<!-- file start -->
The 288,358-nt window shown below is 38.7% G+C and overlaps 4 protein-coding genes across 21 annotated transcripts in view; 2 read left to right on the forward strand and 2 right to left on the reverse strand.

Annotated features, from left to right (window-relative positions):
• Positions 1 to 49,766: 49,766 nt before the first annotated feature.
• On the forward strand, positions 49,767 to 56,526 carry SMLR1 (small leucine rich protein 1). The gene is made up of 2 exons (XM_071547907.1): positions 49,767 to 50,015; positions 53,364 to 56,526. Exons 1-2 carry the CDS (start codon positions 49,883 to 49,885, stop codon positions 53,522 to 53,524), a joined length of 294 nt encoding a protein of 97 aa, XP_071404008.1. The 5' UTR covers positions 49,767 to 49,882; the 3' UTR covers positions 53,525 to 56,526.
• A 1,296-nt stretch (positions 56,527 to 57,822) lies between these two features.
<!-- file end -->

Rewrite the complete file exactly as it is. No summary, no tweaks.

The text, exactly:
The 288,358-nt window shown below is 38.7% G+C and overlaps 4 protein-coding genes across 21 annotated transcripts in view; 2 read left to right on the forward strand and 2 right to left on the reverse strand.

Annotated features, from left to right (window-relative positions):
• Positions 1 to 49,766: 49,766 nt before the first annotated feature.
• On the forward strand, positions 49,767 to 56,526 carry SMLR1 (small leucine rich protein 1). The gene is made up of 2 exons (XM_071547907.1): positions 49,767 to 50,015; positions 53,364 to 56,526. Exons 1-2 carry the CDS (start codon positions 49,883 to 49,885, stop codon positions 53,522 to 53,524), a joined length of 294 nt encoding a protein of 97 aa, XP_071404008.1. The 5' UTR covers positions 49,767 to 49,882; the 3' UTR covers positions 53,525 to 56,526.
• A 1,296-nt stretch (positions 56,527 to 57,822) lies between these two features.